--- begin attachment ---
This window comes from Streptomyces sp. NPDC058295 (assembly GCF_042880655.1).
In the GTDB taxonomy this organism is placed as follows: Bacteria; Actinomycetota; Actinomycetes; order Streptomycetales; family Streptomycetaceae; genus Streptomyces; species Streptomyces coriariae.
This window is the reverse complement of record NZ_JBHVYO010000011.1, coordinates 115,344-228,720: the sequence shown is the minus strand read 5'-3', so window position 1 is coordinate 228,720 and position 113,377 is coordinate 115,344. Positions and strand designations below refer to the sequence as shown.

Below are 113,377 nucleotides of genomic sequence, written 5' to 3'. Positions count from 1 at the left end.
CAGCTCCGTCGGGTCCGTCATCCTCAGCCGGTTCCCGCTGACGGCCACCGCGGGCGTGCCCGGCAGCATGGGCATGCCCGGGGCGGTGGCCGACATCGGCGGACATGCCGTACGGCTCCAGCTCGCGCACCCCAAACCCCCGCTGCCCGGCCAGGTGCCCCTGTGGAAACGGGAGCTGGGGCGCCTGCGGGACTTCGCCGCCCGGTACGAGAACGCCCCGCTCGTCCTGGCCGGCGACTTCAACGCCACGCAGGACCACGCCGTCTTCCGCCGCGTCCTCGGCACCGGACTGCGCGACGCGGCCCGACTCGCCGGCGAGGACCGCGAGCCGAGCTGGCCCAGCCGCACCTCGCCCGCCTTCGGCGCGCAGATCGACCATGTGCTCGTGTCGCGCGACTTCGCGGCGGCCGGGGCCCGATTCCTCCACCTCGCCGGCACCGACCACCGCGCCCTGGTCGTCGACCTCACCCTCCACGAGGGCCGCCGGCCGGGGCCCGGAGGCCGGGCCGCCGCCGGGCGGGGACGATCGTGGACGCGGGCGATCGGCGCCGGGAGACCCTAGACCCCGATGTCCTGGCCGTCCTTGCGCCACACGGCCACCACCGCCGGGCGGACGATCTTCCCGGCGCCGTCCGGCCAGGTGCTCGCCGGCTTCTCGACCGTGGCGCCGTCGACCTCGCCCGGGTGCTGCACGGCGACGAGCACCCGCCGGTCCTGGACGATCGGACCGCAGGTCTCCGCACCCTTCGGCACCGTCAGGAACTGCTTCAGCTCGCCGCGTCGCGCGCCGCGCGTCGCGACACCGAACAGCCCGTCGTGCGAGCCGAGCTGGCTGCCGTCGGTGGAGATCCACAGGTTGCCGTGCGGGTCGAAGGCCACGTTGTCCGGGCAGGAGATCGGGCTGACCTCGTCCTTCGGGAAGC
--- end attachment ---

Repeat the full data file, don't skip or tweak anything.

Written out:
This window comes from Streptomyces sp. NPDC058295 (assembly GCF_042880655.1).
In the GTDB taxonomy this organism is placed as follows: Bacteria; Actinomycetota; Actinomycetes; order Streptomycetales; family Streptomycetaceae; genus Streptomyces; species Streptomyces coriariae.
This window is the reverse complement of record NZ_JBHVYO010000011.1, coordinates 115,344-228,720: the sequence shown is the minus strand read 5'-3', so window position 1 is coordinate 228,720 and position 113,377 is coordinate 115,344. Positions and strand designations below refer to the sequence as shown.

Below are 113,377 nucleotides of genomic sequence, written 5' to 3'. Positions count from 1 at the left end.
CAGCTCCGTCGGGTCCGTCATCCTCAGCCGGTTCCCGCTGACGGCCACCGCGGGCGTGCCCGGCAGCATGGGCATGCCCGGGGCGGTGGCCGACATCGGCGGACATGCCGTACGGCTCCAGCTCGCGCACCCCAAACCCCCGCTGCCCGGCCAGGTGCCCCTGTGGAAACGGGAGCTGGGGCGCCTGCGGGACTTCGCCGCCCGGTACGAGAACGCCCCGCTCGTCCTGGCCGGCGACTTCAACGCCACGCAGGACCACGCCGTCTTCCGCCGCGTCCTCGGCACCGGACTGCGCGACGCGGCCCGACTCGCCGGCGAGGACCGCGAGCCGAGCTGGCCCAGCCGCACCTCGCCCGCCTTCGGCGCGCAGATCGACCATGTGCTCGTGTCGCGCGACTTCGCGGCGGCCGGGGCCCGATTCCTCCACCTCGCCGGCACCGACCACCGCGCCCTGGTCGTCGACCTCACCCTCCACGAGGGCCGCCGGCCGGGGCCCGGAGGCCGGGCCGCCGCCGGGCGGGGACGATCGTGGACGCGGGCGATCGGCGCCGGGAGACCCTAGACCCCGATGTCCTGGCCGTCCTTGCGCCACACGGCCACCACCGCCGGGCGGACGATCTTCCCGGCGCCGTCCGGCCAGGTGCTCGCCGGCTTCTCGACCGTGGCGCCGTCGACCTCGCCCGGGTGCTGCACGGCGACGAGCACCCGCCGGTCCTGGACGATCGGACCGCAGGTCTCCGCACCCTTCGGCACCGTCAGGAACTGCTTCAGCTCGCCGCGTCGCGCGCCGCGCGTCGCGACACCGAACAGCCCGTCGTGCGAGCCGAGCTGGCTGCCGTCGGTGGAGATCCACAGGTTGCCGTGCGGGTCGAAGGCCACGTTGTCCGGGCAGGAGATCGGGCTGACCTCGTCCTTCGGGAAGC